4 steps to achieve true fitness in fire/EMS

Use these techniques to build a great foundation of first responder-specific strength and become tactically fit


There is a lot of noise in the emergency response world – fitness, functional fitness, tactical fitness, fit for duty; the list is endless.

But what is right and what is wrong? What is science fact versus science fiction? What is really going to keep you alive on scene and after the call? Those are the questions we need to answer.

To break down what emergency-responder-specific fitness really is, we must look at four key components. Each component works together with the others to create the complete, fit emergency responder.

Four key components work together with the others to create the complete, fit emergency responder. (Photo/DoD)
Four key components work together with the others to create the complete, fit emergency responder. (Photo/DoD)

1. Mobility

As I am very fond of saying, you have to move well before you can move gear, tools or patients well. Mobility is a huge piece of the puzzle, yet few departments and agencies invest the time and resources into improving how well their crew members are able to move.

Case in point: After you check off your apparatus and gear at the start of your shift, what do you do to get ready? If you are being honest, the answer is coffee! While important, coffee is not a good warm-up for the physical activity to come.

All EMTs, paramedics and firefighters need to go through a short but specific mobility series that targets the areas of the body where injury is most likely to occur due to poor mobility: the foot and ankle, the hips and glutes, the thoracic spine and hip flexors.

Gone are the days of arm circles, leg kicks and neck circles. We need to make the body move in a natural fashion that encourages safe mobility while also reducing the risk of injury from training and from the job.


2. Stability

Now that you are moving, it’s time to learn how to control your body. Stability is your body’s ability to maintain a position or stop any motion that you start with good form and no movement leaks.

An example of a movement leak: As you step up into the ambulance, your knee rotates slightly inward, placing a nasty stress on the joint. You are leaking energy as you step.

Another example is one of the best emergency responder-specific exercises there is for stability: the suitcase carry. Grab a weight in one hand and walk while standing tall – do not lean over to compensate for the weight on one side.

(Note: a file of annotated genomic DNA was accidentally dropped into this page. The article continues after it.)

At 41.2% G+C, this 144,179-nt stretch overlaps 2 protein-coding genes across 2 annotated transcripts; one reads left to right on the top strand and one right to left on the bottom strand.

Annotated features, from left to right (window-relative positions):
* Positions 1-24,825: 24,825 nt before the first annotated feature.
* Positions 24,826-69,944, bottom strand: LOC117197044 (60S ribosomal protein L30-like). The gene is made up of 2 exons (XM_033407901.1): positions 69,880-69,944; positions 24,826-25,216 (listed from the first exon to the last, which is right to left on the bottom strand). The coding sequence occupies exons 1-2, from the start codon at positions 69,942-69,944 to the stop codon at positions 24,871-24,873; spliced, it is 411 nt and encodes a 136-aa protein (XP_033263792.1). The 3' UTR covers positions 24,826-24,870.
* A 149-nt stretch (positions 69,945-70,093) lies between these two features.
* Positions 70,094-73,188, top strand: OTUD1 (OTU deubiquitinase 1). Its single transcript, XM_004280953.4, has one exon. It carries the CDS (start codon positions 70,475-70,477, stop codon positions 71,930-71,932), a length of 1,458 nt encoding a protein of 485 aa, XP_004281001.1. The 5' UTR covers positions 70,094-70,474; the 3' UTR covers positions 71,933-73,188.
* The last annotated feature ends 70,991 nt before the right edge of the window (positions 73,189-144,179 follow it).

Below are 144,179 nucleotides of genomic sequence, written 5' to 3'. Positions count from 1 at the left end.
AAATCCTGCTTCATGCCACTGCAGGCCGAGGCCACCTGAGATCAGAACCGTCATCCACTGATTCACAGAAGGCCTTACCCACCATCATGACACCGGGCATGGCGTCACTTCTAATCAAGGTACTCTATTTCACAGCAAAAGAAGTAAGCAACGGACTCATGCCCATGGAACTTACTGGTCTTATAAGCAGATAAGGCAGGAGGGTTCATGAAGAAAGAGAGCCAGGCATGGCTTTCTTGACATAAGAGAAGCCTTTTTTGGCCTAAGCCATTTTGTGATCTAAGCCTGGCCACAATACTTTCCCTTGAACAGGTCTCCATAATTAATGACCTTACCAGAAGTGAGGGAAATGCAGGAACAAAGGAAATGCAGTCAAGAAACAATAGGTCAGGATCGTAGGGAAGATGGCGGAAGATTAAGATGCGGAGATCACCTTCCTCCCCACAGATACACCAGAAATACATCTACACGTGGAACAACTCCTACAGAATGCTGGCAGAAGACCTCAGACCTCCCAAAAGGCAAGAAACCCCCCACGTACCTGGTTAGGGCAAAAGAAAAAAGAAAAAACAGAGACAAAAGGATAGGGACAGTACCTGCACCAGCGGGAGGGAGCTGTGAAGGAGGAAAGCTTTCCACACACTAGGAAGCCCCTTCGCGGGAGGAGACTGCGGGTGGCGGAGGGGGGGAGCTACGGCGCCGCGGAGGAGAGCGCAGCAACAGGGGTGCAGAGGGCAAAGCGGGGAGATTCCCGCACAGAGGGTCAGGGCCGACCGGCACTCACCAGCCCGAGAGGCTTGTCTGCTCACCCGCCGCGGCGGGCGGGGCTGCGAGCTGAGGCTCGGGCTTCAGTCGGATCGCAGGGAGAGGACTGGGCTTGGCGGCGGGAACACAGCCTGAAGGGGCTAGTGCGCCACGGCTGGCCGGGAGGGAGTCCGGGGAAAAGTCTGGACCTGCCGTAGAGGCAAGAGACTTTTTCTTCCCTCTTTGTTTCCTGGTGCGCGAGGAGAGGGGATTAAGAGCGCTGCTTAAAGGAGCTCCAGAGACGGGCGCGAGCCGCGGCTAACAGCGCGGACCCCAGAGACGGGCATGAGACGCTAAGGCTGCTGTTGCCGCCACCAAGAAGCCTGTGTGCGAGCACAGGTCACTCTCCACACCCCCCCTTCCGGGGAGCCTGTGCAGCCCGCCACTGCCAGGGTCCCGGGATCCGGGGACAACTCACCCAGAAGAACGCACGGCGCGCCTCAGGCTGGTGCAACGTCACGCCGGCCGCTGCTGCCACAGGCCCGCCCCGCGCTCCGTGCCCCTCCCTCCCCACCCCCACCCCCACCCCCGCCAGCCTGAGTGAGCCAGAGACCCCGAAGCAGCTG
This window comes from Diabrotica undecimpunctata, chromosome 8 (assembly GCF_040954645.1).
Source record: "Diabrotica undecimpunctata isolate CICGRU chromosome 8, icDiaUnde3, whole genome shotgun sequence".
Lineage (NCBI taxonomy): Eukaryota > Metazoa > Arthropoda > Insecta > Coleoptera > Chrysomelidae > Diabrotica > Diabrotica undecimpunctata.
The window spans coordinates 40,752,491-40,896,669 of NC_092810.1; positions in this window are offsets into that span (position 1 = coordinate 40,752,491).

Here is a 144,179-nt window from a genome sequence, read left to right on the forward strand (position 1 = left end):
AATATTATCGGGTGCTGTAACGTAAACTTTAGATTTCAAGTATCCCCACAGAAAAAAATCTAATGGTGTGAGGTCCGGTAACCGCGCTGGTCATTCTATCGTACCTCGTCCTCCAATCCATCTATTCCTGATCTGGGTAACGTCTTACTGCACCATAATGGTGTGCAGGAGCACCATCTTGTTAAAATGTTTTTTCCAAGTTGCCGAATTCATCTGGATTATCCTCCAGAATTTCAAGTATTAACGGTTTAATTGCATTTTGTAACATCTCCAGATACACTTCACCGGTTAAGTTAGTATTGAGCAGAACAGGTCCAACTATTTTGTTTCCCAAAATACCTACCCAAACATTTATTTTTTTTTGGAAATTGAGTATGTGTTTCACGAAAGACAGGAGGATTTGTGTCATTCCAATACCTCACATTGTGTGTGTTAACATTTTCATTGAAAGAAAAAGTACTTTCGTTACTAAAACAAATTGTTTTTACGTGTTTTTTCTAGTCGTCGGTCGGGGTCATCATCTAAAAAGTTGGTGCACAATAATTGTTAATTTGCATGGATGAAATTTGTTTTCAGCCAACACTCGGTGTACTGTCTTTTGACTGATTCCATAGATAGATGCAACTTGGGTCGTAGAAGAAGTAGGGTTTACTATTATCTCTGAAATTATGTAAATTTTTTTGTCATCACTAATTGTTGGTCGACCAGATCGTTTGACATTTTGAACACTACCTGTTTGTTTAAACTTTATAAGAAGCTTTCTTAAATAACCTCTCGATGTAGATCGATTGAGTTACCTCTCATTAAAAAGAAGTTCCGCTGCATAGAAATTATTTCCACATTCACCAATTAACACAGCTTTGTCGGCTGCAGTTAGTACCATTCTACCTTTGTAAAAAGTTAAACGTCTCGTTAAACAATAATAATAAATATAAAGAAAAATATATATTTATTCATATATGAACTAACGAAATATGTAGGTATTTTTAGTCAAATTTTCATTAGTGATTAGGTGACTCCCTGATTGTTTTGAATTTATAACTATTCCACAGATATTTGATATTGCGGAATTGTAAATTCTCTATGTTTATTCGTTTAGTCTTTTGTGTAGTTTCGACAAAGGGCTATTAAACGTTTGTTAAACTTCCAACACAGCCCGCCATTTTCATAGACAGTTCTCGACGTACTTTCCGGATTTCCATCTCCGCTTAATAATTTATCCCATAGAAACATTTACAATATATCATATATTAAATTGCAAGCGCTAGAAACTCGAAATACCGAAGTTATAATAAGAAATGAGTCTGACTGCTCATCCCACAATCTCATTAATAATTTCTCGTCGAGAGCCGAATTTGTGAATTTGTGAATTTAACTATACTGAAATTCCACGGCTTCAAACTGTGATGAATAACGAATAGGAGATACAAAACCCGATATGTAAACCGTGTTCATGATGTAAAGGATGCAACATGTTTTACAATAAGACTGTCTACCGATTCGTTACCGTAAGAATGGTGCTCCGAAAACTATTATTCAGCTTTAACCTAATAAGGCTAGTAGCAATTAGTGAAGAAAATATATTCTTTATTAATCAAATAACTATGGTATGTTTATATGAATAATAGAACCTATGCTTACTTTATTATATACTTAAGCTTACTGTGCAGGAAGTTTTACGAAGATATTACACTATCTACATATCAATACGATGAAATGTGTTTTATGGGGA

Most responders, as they get fatigued, will lean away from the weight, leaking energy at their back and opposite hip.

To help fix the leak, I like to have the opposite hand on the back of the neck, keeping the elbow up and back to stop the cheat and recruit some more of the core. This exercise also forces the hip stabilizers to fire each time you step. Finally, make sure you go both forward and backward.

3. Power

All firefighters must get comfortable being uncomfortable, and this is especially true in the gym. I will argue that all firefighters must be able to deadlift at least twice their body weight. Why? Because you do that – and often more – on any EMS call.

When you can perfect the deadlift in a controlled environment, you are much more likely to excel and avoid injury in an uncontrolled environment.

What kind of deadlift is best? You can start with simple kettlebell deadlifts to learn the form, which is very important. Create the lifter’s wedge by tucking your chin slightly, then pulling your shoulder blades into your back pocket while squeezing an orange in each armpit.

When you have achieved the wedge, put some tension on the bar until it clicks, and hold that tension. Now imagine spreading or stretching the floor between your feet; this activates the glutes. Slowly pull the bar from the floor, maintaining the wedge. Move from the hips first.

The big question is what type of deadlift stance is best. This takes some experimentation and is very personal. I prefer sumo, as it places more load on the hips and legs and less on the back, which is better for firefighters, and arguably safer.

4. Cardiovascular

Every firefighter knows the importance of cardiovascular conditioning. Frankly, it plays a part in everything, including surviving the stress and heat of the fireground.

Getting in good cardiovascular condition is often the challenge. I encourage most firefighters to focus on the anaerobic or short burst type of conditioning, as it allows you to work hard and then recover quickly.

In a previous article I gave you one of my favorite progressions, called priority training. Another way to train this energy system is high intensity interval training or just some good old-fashioned sprints. Sprint flat, up hills, up flights of stairs and sprint on the spin bike or ergometer if you have one. The trick here is to go very hard for short periods, rest for short periods and go hard again.

By following the examples above and building from them, firefighters will be able to create a great foundation of true firefighter-specific fitness that will allow them to be tactically fit. Surviving and thriving in the fire service should be fun, with a clear goal always in sight: everyone goes home.

So, keep that chain strong!

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